Delhi, India

Delhi (also known as the National Capital Territory of India) is a metropolitan region in India. With a population of 22 million in 2011, it is the world's second most populous city and the largest city in India in terms of area.

Delhi is a city that bridges two different worlds. Old Delhi, once the capital of Islamic India, is a labyrinth of narrow lanes lined with crumbling havelis and formidable mosques. In contrast, the imperial city of New Delhi created by the British Raj is composed of spacious, tree-lined avenues and imposing government buildings. The city's importance lies not just in its past glory as the seat of empires and magnificent monuments, but also in the rich and diverse cultures.


Jaipur, India

Jaipur is the capital and largest city of the Indian state of Rajasthan in Northern India. It was founded on 18 November 1727 by Maharaja Sawai Jai Singh II, the ruler of Amber, after whom the city has been named. The city today has a population of 3.1 million. Jaipur is known as the Pink City of India.

Jaipur is a major tourist destination in India. Jaipur has a number of forts and monuments like Hawa Mahal, Amer Fort, Jaigarh Fort, Nahargarh Fort, City Palace, Jantar Mantar, Jal Mahal, Rambagh Palace, Albert Hall Museum.


Agra, India

Agra, the former capital of Hindustan, is a city on the banks of the river Yamuna in the northern state of Uttar Pradesh, India. It is 363 kilometres west of the state capital, Lucknow, 200 kilometres south of the national capital New Delhi and 125 kilometres north of Gwalior.

The city is mentioned in the epic Mahabharata, where it was called Agrevana ("the border of the forest"). Though Agra's history is largely recognised with Mughal Empire, the place was established much before it and has linkages since Mahabharat period and Mahirshi Angira in 1000 BC. It is generally accepted that Sultan Sikandar Lodī, the Ruler of the Delhi Sultanate founded Agra in the year 1504.

The Taj Mahal is one of the most famous buildings in the world, the mausoleum of Shah Jahan's favourite wife, Mumtaz Mahal. It is one of the New Seven Wonders of the world, and one of the three World Heritage Sites in Agra.


Kerala, India

Kerala, regionally referred to as Keralam, is a state in the south-west region of India on the Malabar coast. It was formed on 1 November 1956 as per the States Reorganisation Act by combining various Malayalam-speaking regions.

According to Hindu mythology, the land of Kerala was recovered from the sea by Parasurama, an avatar of Vishnu; hence Kerala is also called Parasurama Kshetram ("The Land of Parasurama").

The state is wedged between the Lakshadweep Sea and the Western Ghats. Geographically, Kerala can be divided into three climatically distinct regions: the eastern highlands; rugged and cool mountainous terrain, the central mid-lands; rolling hills, and the western lowlands; coastal plains. The eastern region of Kerala consists of high mountains, gorges and deep-cut valleys immediately west of the Western Ghats' rain shadow.

The culture of Kerala is composite and cosmopolitan in nature and it's an integral part of Indian culture. It has been elaborated through centuries of contact with neighboring and overseas cultures. Onam (Malayalam) is a harvest festival celebrated by the people of Kerala, India. Kerala has a large number of Hindu temples.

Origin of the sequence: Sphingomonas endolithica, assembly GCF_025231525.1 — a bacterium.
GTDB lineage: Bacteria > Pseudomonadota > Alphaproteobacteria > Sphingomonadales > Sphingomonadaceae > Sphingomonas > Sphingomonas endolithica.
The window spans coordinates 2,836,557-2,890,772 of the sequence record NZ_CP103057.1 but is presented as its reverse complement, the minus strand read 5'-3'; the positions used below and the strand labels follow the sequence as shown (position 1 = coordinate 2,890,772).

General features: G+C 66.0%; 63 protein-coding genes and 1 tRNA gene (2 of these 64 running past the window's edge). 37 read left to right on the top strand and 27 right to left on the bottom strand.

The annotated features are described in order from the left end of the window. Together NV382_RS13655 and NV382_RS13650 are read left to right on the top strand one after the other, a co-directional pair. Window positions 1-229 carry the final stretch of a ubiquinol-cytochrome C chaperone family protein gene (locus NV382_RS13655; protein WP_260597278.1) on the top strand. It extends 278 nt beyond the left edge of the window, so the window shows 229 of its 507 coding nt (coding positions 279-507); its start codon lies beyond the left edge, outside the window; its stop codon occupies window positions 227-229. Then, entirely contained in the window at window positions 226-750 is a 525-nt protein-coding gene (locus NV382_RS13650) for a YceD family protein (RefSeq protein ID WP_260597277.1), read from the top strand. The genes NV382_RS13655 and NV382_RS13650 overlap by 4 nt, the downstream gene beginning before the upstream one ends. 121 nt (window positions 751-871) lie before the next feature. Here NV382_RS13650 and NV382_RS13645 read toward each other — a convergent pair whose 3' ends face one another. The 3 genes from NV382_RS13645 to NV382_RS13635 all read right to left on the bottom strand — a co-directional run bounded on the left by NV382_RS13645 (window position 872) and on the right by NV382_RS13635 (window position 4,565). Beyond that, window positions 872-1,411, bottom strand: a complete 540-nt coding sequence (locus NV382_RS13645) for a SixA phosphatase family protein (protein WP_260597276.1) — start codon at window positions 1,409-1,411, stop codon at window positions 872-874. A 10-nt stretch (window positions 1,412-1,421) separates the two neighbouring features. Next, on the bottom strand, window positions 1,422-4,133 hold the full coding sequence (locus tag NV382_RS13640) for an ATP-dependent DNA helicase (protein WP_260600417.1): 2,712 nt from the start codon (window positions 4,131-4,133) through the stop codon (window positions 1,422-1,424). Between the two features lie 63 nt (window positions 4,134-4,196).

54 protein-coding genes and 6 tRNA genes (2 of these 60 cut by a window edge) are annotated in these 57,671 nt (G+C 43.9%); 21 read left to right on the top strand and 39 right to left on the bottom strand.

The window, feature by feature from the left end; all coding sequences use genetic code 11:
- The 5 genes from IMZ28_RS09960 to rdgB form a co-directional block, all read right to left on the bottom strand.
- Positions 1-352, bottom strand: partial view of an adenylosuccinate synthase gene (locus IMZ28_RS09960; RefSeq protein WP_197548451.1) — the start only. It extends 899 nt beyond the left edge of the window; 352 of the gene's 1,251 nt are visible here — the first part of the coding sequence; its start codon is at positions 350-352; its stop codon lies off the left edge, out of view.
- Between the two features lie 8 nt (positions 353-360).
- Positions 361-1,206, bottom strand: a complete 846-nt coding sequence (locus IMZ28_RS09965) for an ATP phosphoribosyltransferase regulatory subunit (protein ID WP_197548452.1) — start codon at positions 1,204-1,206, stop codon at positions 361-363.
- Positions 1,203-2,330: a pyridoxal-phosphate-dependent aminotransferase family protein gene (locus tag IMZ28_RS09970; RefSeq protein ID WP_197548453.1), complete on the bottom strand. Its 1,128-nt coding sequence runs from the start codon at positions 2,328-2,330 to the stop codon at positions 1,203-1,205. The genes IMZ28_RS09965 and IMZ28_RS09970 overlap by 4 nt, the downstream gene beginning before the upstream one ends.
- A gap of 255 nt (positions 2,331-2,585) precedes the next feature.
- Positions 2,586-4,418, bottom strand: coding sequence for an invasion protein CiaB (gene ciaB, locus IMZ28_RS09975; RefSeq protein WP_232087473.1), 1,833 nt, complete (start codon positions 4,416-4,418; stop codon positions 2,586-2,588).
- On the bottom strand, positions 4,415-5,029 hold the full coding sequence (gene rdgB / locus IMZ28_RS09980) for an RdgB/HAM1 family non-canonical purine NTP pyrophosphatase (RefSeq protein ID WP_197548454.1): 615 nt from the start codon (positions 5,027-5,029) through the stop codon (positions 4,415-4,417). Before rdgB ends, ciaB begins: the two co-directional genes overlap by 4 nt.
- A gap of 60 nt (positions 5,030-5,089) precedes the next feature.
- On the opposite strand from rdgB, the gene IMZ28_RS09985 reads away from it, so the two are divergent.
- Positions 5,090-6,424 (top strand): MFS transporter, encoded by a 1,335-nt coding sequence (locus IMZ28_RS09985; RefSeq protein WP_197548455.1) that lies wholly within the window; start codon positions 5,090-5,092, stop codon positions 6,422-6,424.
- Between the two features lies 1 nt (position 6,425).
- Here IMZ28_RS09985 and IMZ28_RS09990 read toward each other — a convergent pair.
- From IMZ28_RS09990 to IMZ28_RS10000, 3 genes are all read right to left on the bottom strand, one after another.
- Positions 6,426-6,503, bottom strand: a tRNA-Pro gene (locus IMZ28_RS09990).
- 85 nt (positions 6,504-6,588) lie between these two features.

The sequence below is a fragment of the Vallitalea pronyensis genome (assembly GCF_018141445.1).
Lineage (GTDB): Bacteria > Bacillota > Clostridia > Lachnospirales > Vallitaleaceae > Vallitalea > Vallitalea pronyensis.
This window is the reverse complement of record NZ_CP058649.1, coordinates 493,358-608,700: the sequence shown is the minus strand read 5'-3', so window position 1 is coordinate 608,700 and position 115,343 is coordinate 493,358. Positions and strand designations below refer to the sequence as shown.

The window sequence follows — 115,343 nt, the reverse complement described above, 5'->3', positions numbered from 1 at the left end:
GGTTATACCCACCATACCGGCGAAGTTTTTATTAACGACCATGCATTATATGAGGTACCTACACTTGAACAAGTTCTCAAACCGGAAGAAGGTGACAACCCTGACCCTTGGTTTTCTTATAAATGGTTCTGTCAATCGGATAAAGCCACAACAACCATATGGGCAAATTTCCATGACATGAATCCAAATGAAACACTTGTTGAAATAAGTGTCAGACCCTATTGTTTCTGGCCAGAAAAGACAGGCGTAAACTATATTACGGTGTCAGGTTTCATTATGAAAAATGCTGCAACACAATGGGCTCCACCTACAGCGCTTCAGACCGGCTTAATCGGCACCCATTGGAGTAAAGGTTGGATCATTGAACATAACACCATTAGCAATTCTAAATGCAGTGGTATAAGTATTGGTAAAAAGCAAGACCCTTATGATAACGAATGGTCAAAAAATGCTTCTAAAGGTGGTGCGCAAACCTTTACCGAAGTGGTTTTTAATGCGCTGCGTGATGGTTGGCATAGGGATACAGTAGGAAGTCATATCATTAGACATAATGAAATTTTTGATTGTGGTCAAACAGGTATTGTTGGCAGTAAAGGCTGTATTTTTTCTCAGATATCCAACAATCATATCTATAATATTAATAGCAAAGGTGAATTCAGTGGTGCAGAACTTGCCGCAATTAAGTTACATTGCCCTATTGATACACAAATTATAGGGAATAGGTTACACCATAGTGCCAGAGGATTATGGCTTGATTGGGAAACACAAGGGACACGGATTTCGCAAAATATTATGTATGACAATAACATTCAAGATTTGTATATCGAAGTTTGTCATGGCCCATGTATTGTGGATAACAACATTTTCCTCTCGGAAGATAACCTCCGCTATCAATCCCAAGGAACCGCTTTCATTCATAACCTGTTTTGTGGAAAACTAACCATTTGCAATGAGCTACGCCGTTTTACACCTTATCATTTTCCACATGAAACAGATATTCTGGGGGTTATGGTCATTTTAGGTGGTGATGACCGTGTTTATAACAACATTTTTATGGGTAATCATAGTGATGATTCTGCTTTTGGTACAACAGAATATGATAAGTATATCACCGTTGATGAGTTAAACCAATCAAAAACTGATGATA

Haridwar, India

Haridwar also spelled Hardwar is an ancient city and municipality in the Haridwar district of Uttarakhand, India. The River Ganges, after flowing for 253 kilometres (157 mi) from its source at Gaumukh at the edge of the Gangotri Glacier, enters the Indo-Gangetic Plains of North India for the first time at Haridwar, which gave the city its ancient name, Gangadwara.

Haridwar is an ancient pilgrimage site, held in reverence for centuries. Several temples and ashrams dot this town and a visit to Haridwar is like stepping into a totally different world. Kapilastaan, a spot in Haridwar is pointed to as Kapila's hermitage. Haridwar was once known as Gangadwara.

The five sacred bathing spots in Haridwar are Gangadwara, Kankhal, Nila Parvata, Bilwa Theertha and Kusavarta. The main ghat at Haridwar is known as Hari-ki-Pairi (known for a footprint of Vishnu on a stone in a wall). Nearby is the Gangadwara temple, the most important of the several temples that dot this town.


Rishikesh, India

Rishikesh is a city, municipal board and a tehsil in Dehradun district of the Indian state, Uttarakhand. Located in the foothills of the Himalayas in northern India, it is known as The Gateway to the Garhwal Himalayas. Rishikesh is surrounded by three other districts namely Tehri Garhwal, Pauri Garhwal and Haridwar.

Rishikesh has been a part of the legendary 'Kedarkhand' (the present day Garhwal). Legends state that Lord Rama did penance here for killing Ravana, the demon king of Lanka; and Lakshmana, his younger brother, crossed the river Ganges, at a point, where the present 'Lakshman Jhula' bridge stands today, using a jute rope bridge. Several temples, ancient as well as new, can be found along the banks of the Ganges in Rishikesh. Shatrughan Temple, Bharat Mandir, Laxman Temple are the ancient temples established by Adi Sancharacharya. Shatrughan Temple is located near Ram Jhula and Laxman Mandir is near to Laxman Jhula (Laxman Bridge).

The Tehri Dam is just 80 km uphill on the way to Gangotri. Rishikesh is the starting point for travelling to the four Chota Char Dham pilgrimage places — Badrinath, Kedarnath, Gangotri, and Yamunotri. Rishikesh is also famous for ayurvedic treatments.